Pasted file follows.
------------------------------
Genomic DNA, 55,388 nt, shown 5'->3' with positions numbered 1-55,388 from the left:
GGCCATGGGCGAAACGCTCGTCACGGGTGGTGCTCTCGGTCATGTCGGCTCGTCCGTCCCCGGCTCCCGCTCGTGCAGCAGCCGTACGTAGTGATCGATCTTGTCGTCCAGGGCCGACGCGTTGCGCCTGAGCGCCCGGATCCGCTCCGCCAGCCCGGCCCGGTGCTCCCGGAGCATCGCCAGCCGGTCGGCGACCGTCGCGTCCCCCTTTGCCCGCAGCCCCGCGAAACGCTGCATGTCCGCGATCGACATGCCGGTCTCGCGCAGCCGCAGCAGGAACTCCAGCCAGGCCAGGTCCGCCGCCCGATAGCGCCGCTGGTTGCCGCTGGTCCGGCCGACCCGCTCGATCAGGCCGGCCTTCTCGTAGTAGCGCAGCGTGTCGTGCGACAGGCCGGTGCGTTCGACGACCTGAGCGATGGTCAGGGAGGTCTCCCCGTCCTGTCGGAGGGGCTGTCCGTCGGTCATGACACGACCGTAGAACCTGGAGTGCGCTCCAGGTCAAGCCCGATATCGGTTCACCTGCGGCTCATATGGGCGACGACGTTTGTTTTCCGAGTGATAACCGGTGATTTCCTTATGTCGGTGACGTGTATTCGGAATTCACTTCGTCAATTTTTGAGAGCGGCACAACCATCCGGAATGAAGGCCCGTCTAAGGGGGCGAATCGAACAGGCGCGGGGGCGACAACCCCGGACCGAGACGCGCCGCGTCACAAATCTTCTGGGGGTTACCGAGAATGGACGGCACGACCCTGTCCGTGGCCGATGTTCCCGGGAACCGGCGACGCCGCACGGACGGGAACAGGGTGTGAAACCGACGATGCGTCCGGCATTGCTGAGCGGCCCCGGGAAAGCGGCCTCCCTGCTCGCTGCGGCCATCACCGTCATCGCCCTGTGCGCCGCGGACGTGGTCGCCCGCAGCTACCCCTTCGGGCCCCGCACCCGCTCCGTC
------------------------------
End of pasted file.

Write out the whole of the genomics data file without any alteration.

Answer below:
Genomic DNA, 55,388 nt, shown 5'->3' with positions numbered 1-55,388 from the left:
GGCCATGGGCGAAACGCTCGTCACGGGTGGTGCTCTCGGTCATGTCGGCTCGTCCGTCCCCGGCTCCCGCTCGTGCAGCAGCCGTACGTAGTGATCGATCTTGTCGTCCAGGGCCGACGCGTTGCGCCTGAGCGCCCGGATCCGCTCCGCCAGCCCGGCCCGGTGCTCCCGGAGCATCGCCAGCCGGTCGGCGACCGTCGCGTCCCCCTTTGCCCGCAGCCCCGCGAAACGCTGCATGTCCGCGATCGACATGCCGGTCTCGCGCAGCCGCAGCAGGAACTCCAGCCAGGCCAGGTCCGCCGCCCGATAGCGCCGCTGGTTGCCGCTGGTCCGGCCGACCCGCTCGATCAGGCCGGCCTTCTCGTAGTAGCGCAGCGTGTCGTGCGACAGGCCGGTGCGTTCGACGACCTGAGCGATGGTCAGGGAGGTCTCCCCGTCCTGTCGGAGGGGCTGTCCGTCGGTCATGACACGACCGTAGAACCTGGAGTGCGCTCCAGGTCAAGCCCGATATCGGTTCACCTGCGGCTCATATGGGCGACGACGTTTGTTTTCCGAGTGATAACCGGTGATTTCCTTATGTCGGTGACGTGTATTCGGAATTCACTTCGTCAATTTTTGAGAGCGGCACAACCATCCGGAATGAAGGCCCGTCTAAGGGGGCGAATCGAACAGGCGCGGGGGCGACAACCCCGGACCGAGACGCGCCGCGTCACAAATCTTCTGGGGGTTACCGAGAATGGACGGCACGACCCTGTCCGTGGCCGATGTTCCCGGGAACCGGCGACGCCGCACGGACGGGAACAGGGTGTGAAACCGACGATGCGTCCGGCATTGCTGAGCGGCCCCGGGAAAGCGGCCTCCCTGCTCGCTGCGGCCATCACCGTCATCGCCCTGTGCGCCGCGGACGTGGTCGCCCGCAGCTACCCCTTCGGGCCCCGCACCCGCTCCGTC